The End of an Era for Albert Pujols and the Los Angeles Angels


Estimated reading time: 3 minutes

Life comes at you quick and Pujols was a victim of that today. Seemingly out of the blue, the Los Angeles Angels have designated the Hall of Fame first-baseman to assignment. The Angels’ record sits at 13-16 and Pujols was hitting .198 AVG with 5 HR. While Pujols has not been anywhere near the player he was at his prime, the timing of this decision by the Angels is in poor taste.

Pujols’ lucrative contract with the Angels

With all likelihood this was to be Pujol’s last year in the majors. While nothing had been formally announced, there had definitely been rumors surrounding the end of Pujol’s career. It seemed fitting since he was in his last year in his 10 year contract with the Angels. In hindsight the contract was a terrible move by the Angels, but a great deal for Albert Pujols. He collected $240 million in the nearly 10 years he spent with the Angels and he only made 1 All-Star appearance in that time.

There was no doubt that Pujols had become more of a liability over his later few years with the Angels. At this point his presence merely served to increased ticket sales as he chased milestones. While it is harsh to say this about a future Hall of Famer, it is the truth. He was still a class act every step of the way. Something that I’m not too sure the Angels replicated.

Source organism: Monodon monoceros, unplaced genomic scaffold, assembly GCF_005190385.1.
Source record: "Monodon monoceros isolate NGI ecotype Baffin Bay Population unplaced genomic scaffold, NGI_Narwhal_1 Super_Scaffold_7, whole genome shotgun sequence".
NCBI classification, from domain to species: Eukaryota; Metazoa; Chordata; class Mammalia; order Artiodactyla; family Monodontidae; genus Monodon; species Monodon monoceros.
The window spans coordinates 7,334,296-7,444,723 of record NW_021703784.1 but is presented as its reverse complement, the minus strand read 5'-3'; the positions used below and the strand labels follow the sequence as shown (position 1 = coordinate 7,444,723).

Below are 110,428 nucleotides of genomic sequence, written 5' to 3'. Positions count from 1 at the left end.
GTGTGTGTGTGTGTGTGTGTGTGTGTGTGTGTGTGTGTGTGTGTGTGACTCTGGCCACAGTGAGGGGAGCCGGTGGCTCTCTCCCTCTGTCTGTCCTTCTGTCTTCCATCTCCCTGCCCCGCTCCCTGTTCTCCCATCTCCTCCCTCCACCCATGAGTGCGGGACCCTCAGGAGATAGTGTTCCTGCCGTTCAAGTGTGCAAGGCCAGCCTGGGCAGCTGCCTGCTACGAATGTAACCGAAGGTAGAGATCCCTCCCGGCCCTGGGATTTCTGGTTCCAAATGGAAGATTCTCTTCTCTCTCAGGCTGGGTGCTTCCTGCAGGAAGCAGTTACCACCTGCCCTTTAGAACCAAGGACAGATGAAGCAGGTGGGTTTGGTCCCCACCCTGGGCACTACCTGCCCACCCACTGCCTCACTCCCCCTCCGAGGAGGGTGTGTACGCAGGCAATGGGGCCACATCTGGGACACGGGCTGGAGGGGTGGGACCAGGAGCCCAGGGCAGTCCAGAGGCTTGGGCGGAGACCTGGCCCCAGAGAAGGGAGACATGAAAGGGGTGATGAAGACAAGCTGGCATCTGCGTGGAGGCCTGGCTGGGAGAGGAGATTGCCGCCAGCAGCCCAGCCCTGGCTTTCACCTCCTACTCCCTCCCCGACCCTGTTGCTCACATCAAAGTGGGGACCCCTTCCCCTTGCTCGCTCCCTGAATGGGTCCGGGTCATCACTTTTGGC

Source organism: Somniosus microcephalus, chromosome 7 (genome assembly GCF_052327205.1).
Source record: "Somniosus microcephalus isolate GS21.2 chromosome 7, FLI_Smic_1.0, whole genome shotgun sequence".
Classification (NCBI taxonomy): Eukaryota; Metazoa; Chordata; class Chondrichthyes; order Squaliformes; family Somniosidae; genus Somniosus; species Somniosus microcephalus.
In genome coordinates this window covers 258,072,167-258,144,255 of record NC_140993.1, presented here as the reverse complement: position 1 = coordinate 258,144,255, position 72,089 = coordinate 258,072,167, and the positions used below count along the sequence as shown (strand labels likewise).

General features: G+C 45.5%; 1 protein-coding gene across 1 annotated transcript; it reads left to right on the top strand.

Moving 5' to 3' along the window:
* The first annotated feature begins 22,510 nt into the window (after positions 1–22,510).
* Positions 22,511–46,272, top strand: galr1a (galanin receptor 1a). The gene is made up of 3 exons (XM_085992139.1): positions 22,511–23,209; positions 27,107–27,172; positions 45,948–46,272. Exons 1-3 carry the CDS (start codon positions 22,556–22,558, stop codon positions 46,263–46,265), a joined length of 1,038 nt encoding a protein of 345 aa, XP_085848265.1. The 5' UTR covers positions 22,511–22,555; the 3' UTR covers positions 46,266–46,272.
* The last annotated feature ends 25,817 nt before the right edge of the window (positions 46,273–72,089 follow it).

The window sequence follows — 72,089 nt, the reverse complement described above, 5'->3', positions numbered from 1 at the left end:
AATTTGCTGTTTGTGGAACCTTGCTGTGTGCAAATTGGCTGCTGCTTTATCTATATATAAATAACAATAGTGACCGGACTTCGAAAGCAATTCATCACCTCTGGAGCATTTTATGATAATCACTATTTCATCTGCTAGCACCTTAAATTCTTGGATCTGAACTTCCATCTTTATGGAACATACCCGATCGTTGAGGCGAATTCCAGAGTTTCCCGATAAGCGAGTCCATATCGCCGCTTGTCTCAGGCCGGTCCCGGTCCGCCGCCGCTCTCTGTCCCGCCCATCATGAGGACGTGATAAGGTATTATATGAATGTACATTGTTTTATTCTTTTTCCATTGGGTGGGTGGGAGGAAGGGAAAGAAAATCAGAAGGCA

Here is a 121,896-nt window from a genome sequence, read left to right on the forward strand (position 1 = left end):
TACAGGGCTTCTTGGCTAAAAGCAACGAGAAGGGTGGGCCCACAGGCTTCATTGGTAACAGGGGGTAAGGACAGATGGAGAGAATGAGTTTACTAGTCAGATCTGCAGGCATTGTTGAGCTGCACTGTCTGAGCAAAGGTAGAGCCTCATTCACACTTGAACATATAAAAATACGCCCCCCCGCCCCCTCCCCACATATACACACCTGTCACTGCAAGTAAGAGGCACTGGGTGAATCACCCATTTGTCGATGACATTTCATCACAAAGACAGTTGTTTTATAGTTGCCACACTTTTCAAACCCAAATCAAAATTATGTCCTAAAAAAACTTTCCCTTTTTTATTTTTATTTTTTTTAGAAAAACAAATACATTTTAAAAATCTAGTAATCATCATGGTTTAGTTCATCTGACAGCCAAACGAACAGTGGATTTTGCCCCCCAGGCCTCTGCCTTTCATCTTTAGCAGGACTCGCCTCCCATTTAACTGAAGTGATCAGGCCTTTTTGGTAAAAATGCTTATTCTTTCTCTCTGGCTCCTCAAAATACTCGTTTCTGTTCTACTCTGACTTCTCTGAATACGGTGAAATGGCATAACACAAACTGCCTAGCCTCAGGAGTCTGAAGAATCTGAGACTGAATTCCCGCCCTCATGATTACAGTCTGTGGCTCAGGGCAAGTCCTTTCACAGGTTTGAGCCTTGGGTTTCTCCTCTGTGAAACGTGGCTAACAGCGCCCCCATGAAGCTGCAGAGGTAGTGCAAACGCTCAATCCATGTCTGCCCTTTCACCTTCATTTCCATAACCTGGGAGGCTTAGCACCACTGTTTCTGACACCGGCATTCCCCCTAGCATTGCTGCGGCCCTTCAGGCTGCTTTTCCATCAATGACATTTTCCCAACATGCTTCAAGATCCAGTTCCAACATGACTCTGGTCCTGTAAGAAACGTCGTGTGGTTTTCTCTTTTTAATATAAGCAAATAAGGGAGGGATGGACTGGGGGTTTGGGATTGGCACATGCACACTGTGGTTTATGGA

Why the Angels would release Pujols

As I stated before, Pujols was most likely going to retire at the end of this year. So why release him? Why now when it would have made a lot more sense to do this a few years ago when his contribution to the team was mostly negative instead of positive? The answer, as it always is, is money.

Pujols no longer served a financial purpose to the Angels. He stopped serving a baseball purpose to the Angels around 5 years ago. Of courses that would have been too soon to release him. Around 3 years ago, the case could have been made that it would have been beneficial for the Angels to release Pujols. His production was no longer there and he was hindering the some young players from getting some experience under their belts.

Although I understand releasing Pujols is a stretch, why did the Angels not trade him then? They could have taken a huge loss and received minimal talent. But we’ve seen before that teams are willing to do this more times than not. So why not trade Pujols? For that same reason, money.

Don’t go chasing milestones

If the Angels would have traded or released Pujols. They would have lost money and a good chunk of it too. The Angels kept Pujols this long to profit from the milestones he achieved while he was on the team. He hit is 3,000th hit and 600th HR with the Angels and that obviously drives in revenue. Pujols was simply too far away from any major milestones, like passing Alex Rodriguez on the All-Time HR list, for the Angels to keep profiting off of him.

Pujols currently sits at 667 HR while Alex Rodriguez sits at 696 HR. That puts him 29 HR away from A-Rod and 33 HR away from 700, the two next milestones for Pujols. One reason why I think this theory is rather sound is that Pujols had recently passed WIllie Mays (660) on the HR list. So yes, I think the Angels kept Pujols long enough to get back as much money as they could by flashing Pujols’ milestones in the face of their fans.

A happy ending for Pujols on the horizon

Either way, it’s going to be very interesting to see what Pujols decides to do. I believe the Cardinals will likely offer him a small contract to end the season with them so that he can retire with the team that he will join the Hall of Fame with. A somewhat happy ending for all.

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